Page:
Indie Publishing

An indie publisher, on the other hand, is an author who treats the book publishing project as a serious business and not just a hobby. The author is the CEO of their own indie publishing company, with the book as the product. The indie publisher does the research into the book market and the genre in which the book will compete, setting the book up to compete successfully in the marketplace. Indie publishers know their name is their brand, and they want their name associated with a quality product. They know that consumers will not accept shoddy product design.

The indie publisher:

  • researches service options, creates a budget.
  • knows that Amazon KDP and IngramSpark are the only legitimate ways to print on demand and thus are the only routes to wide book distribution despite the claims of other self-publishing companies and vanity presses.
  • knows that by setting up their own titles and files with either of these two companies, they will maximize their per book revenues.
  • understands the ramifications of not using one’s own ISBN. Learn more about where to purchase your own ISBN here.
  • asks, “What are my options, which option achieves my desired outcome, and how much does that option cost?” Budget constraints are a reality for indie publishers as well, but rather than releasing a bad book, the indie publisher may shelve the book project until sufficient money is raised.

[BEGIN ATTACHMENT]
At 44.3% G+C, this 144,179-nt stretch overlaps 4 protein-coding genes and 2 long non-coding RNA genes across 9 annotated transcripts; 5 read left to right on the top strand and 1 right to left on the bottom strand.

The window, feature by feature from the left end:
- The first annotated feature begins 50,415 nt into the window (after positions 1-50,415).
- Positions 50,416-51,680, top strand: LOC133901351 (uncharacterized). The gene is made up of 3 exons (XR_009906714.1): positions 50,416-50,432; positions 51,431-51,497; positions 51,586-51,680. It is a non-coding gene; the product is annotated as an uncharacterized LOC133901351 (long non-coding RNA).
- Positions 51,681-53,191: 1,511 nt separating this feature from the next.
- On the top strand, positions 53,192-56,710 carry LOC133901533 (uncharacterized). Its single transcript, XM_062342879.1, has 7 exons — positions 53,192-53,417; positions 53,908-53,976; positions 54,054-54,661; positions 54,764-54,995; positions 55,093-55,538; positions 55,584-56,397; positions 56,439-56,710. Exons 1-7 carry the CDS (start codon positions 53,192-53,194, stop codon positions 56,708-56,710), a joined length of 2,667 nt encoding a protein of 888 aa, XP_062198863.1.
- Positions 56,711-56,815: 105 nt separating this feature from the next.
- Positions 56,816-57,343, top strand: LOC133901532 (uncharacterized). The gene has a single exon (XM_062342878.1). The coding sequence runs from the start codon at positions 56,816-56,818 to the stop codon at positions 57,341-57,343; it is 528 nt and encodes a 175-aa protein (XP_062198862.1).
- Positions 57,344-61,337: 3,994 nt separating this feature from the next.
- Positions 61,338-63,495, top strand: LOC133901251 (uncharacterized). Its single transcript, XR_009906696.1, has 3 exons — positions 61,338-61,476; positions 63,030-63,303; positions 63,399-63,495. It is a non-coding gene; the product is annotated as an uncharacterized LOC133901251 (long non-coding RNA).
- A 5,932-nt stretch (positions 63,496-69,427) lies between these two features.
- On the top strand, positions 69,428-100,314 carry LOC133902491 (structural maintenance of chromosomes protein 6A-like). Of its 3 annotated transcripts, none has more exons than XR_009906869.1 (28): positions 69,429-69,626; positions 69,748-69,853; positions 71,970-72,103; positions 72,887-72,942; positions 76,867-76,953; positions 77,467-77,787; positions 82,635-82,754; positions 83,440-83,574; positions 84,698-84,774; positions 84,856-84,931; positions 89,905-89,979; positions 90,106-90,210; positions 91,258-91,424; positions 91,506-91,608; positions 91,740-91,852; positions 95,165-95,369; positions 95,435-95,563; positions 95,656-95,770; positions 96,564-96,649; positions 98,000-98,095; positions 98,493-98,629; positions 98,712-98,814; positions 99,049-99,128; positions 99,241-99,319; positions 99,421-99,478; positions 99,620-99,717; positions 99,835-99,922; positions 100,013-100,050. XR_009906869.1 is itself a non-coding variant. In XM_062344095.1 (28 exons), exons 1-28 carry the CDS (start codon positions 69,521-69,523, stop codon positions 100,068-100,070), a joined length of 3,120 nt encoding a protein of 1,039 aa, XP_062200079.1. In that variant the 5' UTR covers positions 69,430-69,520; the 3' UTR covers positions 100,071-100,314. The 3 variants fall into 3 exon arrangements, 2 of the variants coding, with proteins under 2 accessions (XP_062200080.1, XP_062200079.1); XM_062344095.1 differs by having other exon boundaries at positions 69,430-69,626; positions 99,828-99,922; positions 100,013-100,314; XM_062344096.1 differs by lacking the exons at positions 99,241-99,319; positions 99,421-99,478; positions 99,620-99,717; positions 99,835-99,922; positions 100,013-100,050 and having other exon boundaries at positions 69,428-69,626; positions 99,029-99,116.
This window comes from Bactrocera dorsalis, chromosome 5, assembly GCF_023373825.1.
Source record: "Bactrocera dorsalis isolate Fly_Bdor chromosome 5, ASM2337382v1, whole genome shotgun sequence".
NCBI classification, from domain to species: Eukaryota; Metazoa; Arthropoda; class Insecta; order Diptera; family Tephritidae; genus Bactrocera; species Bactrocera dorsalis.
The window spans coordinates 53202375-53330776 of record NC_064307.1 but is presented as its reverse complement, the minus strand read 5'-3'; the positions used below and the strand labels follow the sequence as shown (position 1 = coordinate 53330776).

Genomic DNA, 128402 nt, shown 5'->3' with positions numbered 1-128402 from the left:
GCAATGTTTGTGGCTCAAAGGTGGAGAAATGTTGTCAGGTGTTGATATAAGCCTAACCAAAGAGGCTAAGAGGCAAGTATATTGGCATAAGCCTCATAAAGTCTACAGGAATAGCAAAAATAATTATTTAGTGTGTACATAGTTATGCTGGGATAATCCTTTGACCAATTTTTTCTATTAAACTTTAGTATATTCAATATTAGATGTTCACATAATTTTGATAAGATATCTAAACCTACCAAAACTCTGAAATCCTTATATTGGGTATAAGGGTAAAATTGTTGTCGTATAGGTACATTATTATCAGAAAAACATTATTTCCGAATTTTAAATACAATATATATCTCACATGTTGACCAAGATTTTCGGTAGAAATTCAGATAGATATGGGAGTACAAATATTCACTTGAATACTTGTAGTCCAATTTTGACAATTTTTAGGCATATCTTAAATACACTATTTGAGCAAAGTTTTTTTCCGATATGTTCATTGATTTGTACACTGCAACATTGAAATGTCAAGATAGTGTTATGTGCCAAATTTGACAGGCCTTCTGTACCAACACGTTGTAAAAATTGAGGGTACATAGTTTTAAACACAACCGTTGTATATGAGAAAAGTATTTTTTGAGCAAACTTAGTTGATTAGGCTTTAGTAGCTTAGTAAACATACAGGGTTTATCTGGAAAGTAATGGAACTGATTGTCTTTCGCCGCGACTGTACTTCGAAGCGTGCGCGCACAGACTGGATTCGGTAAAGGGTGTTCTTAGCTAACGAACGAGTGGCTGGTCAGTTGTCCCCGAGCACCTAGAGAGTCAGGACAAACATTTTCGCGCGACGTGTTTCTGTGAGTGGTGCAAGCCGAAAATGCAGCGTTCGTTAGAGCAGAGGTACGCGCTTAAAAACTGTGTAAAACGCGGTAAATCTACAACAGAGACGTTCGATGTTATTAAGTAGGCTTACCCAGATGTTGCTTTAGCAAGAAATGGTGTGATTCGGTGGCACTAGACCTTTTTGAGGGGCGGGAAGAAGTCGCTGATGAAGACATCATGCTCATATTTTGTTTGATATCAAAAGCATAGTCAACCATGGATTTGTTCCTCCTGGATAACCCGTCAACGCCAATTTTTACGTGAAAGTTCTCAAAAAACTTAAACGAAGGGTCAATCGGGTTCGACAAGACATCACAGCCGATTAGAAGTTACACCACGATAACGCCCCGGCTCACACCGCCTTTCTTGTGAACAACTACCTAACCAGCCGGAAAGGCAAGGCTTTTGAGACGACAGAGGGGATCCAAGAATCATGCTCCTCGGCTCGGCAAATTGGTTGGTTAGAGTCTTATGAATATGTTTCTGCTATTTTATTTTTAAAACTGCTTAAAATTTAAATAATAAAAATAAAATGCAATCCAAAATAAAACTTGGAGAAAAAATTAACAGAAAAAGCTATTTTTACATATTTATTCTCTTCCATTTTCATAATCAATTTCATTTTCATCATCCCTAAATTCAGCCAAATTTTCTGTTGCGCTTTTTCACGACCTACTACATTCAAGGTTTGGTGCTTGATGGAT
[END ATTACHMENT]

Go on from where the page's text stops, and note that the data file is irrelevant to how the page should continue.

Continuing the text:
Which category do you fit in: indie author or indie publisher? Either is completely legitimate and yes, some indie authors make it big by hitting upon the right combination of fabulous writing, great design and savvy book marketing. However, if your intent is to create a book that will help you build towards a franchise of books from which you could one day make a living, or to create a book that takes your career to new heights or is a marketing tool for your business, then think about becoming an indie publisher and not an indie author.

1106 Design provides publishing services to authors, but we don’t pretend to publish the book, nor do we lay claim to any percentage of the royalties! Once we have completed the services for which the author has hired us (e.g., editing, cover design, interior design, author coaching), the author owns their book, files, imprint and royalties. We appeal to authors who run their publishing enterprise like the business it is. For more information on our services, contact Michele DeFilippo.